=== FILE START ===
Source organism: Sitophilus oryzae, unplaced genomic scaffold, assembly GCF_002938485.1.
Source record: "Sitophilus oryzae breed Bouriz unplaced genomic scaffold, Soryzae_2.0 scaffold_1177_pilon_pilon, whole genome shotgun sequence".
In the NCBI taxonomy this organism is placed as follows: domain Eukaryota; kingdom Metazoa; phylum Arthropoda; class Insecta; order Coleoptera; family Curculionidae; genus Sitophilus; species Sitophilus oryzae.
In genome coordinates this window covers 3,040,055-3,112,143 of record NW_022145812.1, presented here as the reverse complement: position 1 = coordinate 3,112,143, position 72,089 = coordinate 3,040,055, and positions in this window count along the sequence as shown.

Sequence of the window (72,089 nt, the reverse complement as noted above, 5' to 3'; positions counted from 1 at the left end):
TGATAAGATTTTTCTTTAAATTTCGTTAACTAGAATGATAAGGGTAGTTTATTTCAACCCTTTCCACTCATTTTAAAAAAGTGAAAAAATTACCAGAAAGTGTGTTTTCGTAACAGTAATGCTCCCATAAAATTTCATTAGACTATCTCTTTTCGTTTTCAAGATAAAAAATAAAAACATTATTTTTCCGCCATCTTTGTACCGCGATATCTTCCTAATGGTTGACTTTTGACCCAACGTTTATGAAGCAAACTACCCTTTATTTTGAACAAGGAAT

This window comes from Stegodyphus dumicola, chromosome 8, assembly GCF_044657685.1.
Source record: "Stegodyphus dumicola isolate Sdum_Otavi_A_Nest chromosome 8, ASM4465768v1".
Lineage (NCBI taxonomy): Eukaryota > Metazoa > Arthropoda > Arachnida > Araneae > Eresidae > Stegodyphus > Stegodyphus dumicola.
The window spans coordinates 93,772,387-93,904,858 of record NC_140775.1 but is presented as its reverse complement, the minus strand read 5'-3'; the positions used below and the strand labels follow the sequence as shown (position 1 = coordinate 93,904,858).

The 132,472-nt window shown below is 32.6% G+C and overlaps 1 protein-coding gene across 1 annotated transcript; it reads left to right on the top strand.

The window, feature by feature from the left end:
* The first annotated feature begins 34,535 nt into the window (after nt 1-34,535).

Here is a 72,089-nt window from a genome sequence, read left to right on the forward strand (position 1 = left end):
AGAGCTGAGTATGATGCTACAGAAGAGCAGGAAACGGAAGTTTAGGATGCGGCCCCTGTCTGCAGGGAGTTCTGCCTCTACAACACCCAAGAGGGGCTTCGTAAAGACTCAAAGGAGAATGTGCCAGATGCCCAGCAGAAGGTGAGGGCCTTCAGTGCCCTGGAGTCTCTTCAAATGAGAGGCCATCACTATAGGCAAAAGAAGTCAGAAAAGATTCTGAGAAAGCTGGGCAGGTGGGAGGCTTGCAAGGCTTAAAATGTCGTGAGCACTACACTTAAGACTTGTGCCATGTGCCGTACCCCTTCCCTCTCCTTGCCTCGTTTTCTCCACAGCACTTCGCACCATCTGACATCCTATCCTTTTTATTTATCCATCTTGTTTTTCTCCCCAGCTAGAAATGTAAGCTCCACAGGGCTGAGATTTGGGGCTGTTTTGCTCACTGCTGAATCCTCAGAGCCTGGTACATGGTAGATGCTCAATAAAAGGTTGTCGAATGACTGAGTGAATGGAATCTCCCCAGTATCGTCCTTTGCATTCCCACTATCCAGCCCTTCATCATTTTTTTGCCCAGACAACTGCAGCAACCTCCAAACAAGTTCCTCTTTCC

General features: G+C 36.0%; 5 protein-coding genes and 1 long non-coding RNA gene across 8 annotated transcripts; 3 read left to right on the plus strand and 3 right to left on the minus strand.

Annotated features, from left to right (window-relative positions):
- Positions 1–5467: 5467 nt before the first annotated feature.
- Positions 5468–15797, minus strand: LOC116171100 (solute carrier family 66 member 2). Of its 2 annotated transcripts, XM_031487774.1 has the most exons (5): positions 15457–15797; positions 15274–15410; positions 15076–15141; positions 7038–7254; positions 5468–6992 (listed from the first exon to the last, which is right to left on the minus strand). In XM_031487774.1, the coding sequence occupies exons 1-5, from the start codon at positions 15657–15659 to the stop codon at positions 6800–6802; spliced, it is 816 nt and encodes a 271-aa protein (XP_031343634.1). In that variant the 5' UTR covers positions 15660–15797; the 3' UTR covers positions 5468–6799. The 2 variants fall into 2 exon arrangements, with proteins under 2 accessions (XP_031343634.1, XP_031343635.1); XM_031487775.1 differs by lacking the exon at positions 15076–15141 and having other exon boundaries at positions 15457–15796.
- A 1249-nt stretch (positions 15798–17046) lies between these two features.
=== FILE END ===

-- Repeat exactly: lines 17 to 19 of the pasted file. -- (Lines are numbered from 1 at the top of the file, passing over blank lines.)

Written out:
Annotated features, from left to right (window-relative positions):
- Positions 1–5467: 5467 nt before the first annotated feature.
- Positions 5468–15797, minus strand: LOC116171100 (solute carrier family 66 member 2). Of its 2 annotated transcripts, XM_031487774.1 has the most exons (5): positions 15457–15797; positions 15274–15410; positions 15076–15141; positions 7038–7254; positions 5468–6992 (listed from the first exon to the last, which is right to left on the minus strand). In XM_031487774.1, the coding sequence occupies exons 1-5, from the start codon at positions 15657–15659 to the stop codon at positions 6800–6802; spliced, it is 816 nt and encodes a 271-aa protein (XP_031343634.1). In that variant the 5' UTR covers positions 15660–15797; the 3' UTR covers positions 5468–6799. The 2 variants fall into 2 exon arrangements, with proteins under 2 accessions (XP_031343634.1, XP_031343635.1); XM_031487775.1 differs by lacking the exon at positions 15076–15141 and having other exon boundaries at positions 15457–15796.